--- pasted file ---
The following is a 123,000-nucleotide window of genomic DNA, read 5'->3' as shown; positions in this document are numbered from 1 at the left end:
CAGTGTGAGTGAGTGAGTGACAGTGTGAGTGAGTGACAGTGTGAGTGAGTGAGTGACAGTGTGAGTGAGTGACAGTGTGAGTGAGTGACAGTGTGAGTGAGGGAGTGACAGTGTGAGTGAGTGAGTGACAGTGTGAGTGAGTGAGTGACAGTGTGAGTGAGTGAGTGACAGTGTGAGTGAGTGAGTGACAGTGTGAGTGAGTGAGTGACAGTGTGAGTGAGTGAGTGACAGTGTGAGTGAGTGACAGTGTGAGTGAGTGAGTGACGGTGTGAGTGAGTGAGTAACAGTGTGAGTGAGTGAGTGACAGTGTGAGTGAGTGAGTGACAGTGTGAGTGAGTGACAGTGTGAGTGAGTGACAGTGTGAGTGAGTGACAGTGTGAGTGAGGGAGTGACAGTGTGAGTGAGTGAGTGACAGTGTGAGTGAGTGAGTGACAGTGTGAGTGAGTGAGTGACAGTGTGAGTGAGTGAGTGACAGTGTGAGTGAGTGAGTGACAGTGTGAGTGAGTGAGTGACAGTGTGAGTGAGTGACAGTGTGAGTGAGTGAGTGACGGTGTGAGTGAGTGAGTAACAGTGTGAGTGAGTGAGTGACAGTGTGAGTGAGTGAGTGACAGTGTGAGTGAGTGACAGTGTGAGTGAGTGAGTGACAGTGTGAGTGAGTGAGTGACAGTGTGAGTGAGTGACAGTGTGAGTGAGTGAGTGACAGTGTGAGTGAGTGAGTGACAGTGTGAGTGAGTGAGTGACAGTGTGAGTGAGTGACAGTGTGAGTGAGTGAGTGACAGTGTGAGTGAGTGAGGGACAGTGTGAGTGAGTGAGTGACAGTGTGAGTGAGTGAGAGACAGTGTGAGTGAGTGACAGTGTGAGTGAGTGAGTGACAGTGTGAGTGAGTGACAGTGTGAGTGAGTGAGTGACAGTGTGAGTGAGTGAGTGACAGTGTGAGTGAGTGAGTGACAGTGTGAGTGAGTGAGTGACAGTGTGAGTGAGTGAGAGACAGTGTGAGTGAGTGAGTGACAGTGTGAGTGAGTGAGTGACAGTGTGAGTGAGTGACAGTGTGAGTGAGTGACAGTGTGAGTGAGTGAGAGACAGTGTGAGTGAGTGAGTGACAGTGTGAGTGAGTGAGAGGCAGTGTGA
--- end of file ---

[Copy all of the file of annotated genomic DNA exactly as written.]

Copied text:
The following is a 123,000-nucleotide window of genomic DNA, read 5'->3' as shown; positions in this document are numbered from 1 at the left end:
CAGTGTGAGTGAGTGAGTGACAGTGTGAGTGAGTGACAGTGTGAGTGAGTGAGTGACAGTGTGAGTGAGTGACAGTGTGAGTGAGTGACAGTGTGAGTGAGGGAGTGACAGTGTGAGTGAGTGAGTGACAGTGTGAGTGAGTGAGTGACAGTGTGAGTGAGTGAGTGACAGTGTGAGTGAGTGAGTGACAGTGTGAGTGAGTGAGTGACAGTGTGAGTGAGTGAGTGACAGTGTGAGTGAGTGACAGTGTGAGTGAGTGAGTGACGGTGTGAGTGAGTGAGTAACAGTGTGAGTGAGTGAGTGACAGTGTGAGTGAGTGAGTGACAGTGTGAGTGAGTGACAGTGTGAGTGAGTGACAGTGTGAGTGAGTGACAGTGTGAGTGAGGGAGTGACAGTGTGAGTGAGTGAGTGACAGTGTGAGTGAGTGAGTGACAGTGTGAGTGAGTGAGTGACAGTGTGAGTGAGTGAGTGACAGTGTGAGTGAGTGAGTGACAGTGTGAGTGAGTGAGTGACAGTGTGAGTGAGTGACAGTGTGAGTGAGTGAGTGACGGTGTGAGTGAGTGAGTAACAGTGTGAGTGAGTGAGTGACAGTGTGAGTGAGTGAGTGACAGTGTGAGTGAGTGACAGTGTGAGTGAGTGAGTGACAGTGTGAGTGAGTGAGTGACAGTGTGAGTGAGTGACAGTGTGAGTGAGTGAGTGACAGTGTGAGTGAGTGAGTGACAGTGTGAGTGAGTGAGTGACAGTGTGAGTGAGTGACAGTGTGAGTGAGTGAGTGACAGTGTGAGTGAGTGAGGGACAGTGTGAGTGAGTGAGTGACAGTGTGAGTGAGTGAGAGACAGTGTGAGTGAGTGACAGTGTGAGTGAGTGAGTGACAGTGTGAGTGAGTGACAGTGTGAGTGAGTGAGTGACAGTGTGAGTGAGTGAGTGACAGTGTGAGTGAGTGAGTGACAGTGTGAGTGAGTGAGTGACAGTGTGAGTGAGTGAGAGACAGTGTGAGTGAGTGAGTGACAGTGTGAGTGAGTGAGTGACAGTGTGAGTGAGTGACAGTGTGAGTGAGTGACAGTGTGAGTGAGTGAGAGACAGTGTGAGTGAGTGAGTGACAGTGTGAGTGAGTGAGAGGCAGTGTGA